Perching

European Starling

Sturnus vulgaris
European Starling thumbnail
Length: 9 in. (22 cm )
In 1890, 60 starlings from Europe were released into New York\'s Central Park. Using food and nesting cavities associated with humans, they multiplied and spread across North America to become one of the most wide spread and common species on the continent. They nest opportunistically in a wide range of cavities, and they can compete with native species, such as bluebirds and woodpeckers for nest sites. They feed on fruits, invertebrates and a wide range of food types. During the winter they gather in immense flocks, often together with blackbirds and robins. They can imitate the songs and calls of many other bird species.

The four-digit banding code is EUST.


Agricultural

Urban city
Sonogram Large:
There are no sonograms saved for this bird.
Sonogram Zoom:
There are no sonograms saved for this bird.

View Citation

You may need to edit author's name to meet the style formats, which are in most cases "Last name, First name."

Bibliographic details:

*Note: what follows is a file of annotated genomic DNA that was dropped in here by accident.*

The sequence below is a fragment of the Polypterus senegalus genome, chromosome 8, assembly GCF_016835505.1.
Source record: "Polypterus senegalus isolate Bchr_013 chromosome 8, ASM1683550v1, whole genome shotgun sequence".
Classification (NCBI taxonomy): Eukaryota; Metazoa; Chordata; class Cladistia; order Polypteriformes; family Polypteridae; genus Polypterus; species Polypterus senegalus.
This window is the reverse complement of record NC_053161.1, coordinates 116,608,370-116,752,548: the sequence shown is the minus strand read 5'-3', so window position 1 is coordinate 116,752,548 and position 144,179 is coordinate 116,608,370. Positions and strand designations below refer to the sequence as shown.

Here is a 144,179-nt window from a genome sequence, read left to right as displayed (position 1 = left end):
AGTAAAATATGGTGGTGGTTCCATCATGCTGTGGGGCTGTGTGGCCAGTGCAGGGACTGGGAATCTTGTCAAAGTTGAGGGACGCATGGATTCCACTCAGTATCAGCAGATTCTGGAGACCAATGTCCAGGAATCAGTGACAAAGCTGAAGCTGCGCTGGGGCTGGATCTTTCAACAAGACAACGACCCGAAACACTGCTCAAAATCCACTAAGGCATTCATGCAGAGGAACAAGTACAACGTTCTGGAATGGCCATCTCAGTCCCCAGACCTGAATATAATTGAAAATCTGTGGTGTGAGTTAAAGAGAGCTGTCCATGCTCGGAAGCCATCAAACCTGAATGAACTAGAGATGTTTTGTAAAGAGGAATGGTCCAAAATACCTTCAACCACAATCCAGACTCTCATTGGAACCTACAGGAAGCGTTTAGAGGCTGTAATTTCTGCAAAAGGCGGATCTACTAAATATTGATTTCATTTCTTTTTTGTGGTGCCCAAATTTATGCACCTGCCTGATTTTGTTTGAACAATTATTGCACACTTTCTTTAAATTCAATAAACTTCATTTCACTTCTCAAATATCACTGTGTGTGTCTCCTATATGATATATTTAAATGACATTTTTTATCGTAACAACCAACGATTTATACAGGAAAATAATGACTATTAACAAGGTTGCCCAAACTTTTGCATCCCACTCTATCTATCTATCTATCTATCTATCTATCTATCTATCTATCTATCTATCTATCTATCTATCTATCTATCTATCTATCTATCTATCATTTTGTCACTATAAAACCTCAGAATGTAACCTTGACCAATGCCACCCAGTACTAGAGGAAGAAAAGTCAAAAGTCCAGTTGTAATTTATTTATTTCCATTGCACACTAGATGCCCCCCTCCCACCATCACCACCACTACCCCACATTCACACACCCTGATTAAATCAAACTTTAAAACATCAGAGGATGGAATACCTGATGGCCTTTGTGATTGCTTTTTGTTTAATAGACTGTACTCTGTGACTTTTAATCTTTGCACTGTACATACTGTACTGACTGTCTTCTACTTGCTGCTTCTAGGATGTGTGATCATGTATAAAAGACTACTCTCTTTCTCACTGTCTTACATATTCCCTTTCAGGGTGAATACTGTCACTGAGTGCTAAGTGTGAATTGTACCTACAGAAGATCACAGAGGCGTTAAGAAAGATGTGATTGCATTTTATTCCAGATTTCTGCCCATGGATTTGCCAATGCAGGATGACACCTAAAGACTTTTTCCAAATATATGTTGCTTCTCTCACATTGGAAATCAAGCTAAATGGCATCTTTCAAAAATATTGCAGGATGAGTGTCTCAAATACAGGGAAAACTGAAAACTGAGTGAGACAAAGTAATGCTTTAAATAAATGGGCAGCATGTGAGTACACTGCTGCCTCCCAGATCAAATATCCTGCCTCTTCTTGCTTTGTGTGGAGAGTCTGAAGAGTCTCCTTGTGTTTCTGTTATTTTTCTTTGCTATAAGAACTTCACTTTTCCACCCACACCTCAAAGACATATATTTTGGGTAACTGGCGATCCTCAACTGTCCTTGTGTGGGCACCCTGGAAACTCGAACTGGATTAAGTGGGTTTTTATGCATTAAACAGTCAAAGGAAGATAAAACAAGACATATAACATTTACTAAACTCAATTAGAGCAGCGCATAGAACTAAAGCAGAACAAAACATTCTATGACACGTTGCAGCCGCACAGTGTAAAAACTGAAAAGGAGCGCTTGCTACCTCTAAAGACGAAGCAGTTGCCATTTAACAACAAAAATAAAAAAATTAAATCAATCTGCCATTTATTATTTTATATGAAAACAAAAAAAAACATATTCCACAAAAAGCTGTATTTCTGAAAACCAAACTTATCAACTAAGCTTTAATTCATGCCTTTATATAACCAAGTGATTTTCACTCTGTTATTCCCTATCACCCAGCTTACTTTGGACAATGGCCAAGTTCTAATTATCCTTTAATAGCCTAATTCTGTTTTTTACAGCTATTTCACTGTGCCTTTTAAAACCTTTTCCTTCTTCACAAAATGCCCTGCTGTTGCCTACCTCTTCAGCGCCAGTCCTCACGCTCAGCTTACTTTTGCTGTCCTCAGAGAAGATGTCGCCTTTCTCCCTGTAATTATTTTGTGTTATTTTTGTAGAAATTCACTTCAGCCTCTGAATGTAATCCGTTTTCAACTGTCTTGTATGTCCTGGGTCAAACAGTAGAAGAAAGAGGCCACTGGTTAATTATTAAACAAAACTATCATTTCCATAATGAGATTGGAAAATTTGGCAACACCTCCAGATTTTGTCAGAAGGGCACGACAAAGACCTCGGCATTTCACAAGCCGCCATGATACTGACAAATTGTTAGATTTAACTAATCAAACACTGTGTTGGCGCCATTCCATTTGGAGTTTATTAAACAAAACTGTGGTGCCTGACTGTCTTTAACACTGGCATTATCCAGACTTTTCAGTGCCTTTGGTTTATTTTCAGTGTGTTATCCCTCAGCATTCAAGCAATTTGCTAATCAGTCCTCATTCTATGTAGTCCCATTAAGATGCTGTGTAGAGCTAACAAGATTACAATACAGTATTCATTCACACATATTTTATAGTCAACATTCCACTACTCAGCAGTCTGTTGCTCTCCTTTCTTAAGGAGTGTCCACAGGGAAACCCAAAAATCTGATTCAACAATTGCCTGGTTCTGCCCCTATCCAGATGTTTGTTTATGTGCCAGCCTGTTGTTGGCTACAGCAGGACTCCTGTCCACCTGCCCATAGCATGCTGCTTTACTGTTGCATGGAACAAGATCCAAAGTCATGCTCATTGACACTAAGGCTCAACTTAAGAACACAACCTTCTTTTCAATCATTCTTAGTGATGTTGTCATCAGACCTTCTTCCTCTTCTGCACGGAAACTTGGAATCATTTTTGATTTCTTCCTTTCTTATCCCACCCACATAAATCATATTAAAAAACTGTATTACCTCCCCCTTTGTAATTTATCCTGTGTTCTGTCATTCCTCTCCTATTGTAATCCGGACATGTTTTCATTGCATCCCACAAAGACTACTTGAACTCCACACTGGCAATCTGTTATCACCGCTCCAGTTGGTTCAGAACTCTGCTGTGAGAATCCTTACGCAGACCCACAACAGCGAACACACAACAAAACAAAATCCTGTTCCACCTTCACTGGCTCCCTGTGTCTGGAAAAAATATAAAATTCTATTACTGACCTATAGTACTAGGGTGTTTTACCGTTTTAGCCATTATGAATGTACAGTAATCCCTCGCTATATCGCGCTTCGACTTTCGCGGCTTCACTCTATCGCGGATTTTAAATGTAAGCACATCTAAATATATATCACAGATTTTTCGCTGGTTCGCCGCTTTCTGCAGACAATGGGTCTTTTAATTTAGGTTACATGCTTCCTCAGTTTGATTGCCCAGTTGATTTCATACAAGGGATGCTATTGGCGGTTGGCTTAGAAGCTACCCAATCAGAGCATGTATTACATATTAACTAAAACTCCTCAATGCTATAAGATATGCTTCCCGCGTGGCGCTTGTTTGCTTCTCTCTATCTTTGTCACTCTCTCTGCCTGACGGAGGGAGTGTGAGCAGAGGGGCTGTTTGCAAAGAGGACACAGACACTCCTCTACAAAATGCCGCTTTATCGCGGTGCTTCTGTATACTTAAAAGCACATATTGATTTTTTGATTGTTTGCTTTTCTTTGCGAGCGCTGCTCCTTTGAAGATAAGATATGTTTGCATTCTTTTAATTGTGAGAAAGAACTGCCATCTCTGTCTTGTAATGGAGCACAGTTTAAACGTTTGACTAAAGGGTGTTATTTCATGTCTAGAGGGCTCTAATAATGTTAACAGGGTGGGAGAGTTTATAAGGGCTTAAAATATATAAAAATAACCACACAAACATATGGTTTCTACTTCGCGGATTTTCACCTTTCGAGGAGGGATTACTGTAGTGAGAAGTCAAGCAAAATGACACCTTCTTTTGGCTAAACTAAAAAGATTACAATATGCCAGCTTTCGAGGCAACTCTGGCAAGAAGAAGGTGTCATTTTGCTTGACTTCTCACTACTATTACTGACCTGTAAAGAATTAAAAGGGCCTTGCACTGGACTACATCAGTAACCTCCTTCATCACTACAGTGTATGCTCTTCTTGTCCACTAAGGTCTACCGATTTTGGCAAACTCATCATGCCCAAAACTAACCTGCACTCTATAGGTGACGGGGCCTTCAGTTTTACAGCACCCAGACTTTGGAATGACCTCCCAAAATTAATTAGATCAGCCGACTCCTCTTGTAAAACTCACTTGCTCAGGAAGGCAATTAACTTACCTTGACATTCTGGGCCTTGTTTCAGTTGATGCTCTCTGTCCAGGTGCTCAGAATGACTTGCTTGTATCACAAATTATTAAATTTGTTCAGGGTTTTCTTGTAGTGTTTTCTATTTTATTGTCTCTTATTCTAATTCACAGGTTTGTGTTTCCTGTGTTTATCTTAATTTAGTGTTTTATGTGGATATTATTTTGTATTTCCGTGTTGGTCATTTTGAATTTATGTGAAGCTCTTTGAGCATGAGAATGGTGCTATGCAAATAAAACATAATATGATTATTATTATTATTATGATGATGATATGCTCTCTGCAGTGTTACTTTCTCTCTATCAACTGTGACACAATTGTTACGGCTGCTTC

• Article: European Starling
  • Author(s): Dr. Biology
  • Publisher: Arizona State University School of Life Sciences Ask A Biologist
  • Site name: ASU - Ask A Biologist
  • Date published: July 13, 2017
  • Date accessed: December 10, 2018
  • Link: https://askabiologist.asu.edu/activities/bird/european-starling

APA Style

Dr. Biology. (2017, July 13). European Starling. ASU - Ask A Biologist. Retrieved December 10, 2018 from https://askabiologist.asu.edu/activities/bird/european-starling

American Psychological Association. For more info, see http://owl.english.purdue.edu/owl/resource/560/10/

Chicago Manual of Style

Dr. Biology. "European Starling". ASU - Ask A Biologist. 13 July, 2017. https://askabiologist.asu.edu/activities/bird/european-starling

MLA 2017 Style

Dr. Biology. "European Starling". ASU - Ask A Biologist. 13 Jul 2017. ASU - Ask A Biologist, Web. 10 Dec 2018. https://askabiologist.asu.edu/activities/bird/european-starling

Modern Language Association, 7th Ed. For more info, see http://owl.english.purdue.edu/owl/resource/747/08/
A curled, sleeping hairless cat
Why Do We Dream?

Be Part of
Ask A Biologist

By volunteering, or simply sending us feedback on the site. Scientists, teachers, writers, illustrators, and translators are all important to the program. If you are interested in helping with the website we have a Volunteers page to get the process started.

Donate icon  Contribute

 

Share to Google Classroom